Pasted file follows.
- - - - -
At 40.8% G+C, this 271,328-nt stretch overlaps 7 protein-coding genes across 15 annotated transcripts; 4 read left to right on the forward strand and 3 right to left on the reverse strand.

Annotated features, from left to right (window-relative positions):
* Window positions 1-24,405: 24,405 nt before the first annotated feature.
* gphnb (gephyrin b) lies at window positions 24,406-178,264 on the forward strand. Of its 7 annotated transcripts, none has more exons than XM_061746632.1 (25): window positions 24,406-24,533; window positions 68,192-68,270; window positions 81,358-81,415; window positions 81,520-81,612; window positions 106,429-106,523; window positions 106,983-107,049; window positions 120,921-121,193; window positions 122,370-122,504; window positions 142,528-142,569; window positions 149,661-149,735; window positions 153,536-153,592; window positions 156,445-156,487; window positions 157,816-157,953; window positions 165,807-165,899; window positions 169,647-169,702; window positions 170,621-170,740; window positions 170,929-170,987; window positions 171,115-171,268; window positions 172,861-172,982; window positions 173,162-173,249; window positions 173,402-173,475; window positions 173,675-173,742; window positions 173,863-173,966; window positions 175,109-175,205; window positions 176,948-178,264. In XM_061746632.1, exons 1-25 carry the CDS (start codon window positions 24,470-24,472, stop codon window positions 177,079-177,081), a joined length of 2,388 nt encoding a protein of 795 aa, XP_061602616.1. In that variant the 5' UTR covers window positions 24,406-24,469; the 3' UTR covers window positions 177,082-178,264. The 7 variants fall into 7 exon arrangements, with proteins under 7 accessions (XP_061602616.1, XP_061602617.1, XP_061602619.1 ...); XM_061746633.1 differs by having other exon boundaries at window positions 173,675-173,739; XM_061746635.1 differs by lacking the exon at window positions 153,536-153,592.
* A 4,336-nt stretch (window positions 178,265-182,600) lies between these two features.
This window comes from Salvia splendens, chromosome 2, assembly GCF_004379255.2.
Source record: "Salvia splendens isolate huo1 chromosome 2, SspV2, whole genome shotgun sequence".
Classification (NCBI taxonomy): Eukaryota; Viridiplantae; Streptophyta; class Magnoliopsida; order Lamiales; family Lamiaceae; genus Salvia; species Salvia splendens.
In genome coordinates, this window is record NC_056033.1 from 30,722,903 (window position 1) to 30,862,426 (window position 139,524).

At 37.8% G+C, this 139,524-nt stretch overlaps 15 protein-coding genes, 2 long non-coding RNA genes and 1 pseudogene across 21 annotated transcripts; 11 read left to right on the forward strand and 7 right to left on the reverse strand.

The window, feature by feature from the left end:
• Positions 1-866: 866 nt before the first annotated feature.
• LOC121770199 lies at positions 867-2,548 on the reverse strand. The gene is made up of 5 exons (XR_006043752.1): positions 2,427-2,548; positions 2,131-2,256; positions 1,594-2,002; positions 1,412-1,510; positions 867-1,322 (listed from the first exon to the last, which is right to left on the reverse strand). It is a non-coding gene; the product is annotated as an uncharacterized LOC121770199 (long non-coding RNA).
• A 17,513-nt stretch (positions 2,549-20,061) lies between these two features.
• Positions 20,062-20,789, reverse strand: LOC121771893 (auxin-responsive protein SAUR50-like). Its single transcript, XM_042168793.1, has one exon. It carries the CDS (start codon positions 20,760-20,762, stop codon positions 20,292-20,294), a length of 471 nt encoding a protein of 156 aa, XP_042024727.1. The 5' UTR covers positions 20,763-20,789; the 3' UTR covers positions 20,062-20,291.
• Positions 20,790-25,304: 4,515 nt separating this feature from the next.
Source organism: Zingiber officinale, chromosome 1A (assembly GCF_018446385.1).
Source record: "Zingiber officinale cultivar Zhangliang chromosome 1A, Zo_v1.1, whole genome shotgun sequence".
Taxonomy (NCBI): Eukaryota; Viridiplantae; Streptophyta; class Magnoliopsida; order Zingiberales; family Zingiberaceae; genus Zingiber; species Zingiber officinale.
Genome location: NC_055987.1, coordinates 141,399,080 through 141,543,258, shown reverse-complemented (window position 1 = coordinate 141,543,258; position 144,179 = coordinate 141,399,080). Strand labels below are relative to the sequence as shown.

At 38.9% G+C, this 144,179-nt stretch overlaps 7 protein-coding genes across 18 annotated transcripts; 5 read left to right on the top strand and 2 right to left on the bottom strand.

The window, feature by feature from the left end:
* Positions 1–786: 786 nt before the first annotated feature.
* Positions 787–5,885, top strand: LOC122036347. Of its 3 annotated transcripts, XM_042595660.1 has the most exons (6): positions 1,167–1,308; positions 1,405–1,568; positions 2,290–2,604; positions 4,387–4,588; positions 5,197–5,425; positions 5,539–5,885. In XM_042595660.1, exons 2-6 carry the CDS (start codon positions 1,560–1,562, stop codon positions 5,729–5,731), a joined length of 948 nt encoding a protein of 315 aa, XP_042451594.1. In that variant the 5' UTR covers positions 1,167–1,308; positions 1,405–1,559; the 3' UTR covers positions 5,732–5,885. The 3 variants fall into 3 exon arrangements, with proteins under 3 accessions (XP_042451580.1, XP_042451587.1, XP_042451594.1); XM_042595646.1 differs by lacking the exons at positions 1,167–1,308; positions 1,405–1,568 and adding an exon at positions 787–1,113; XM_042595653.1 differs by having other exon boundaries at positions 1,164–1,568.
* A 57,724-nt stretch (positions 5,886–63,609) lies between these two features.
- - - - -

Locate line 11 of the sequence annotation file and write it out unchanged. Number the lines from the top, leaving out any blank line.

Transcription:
The window, feature by feature from the left end: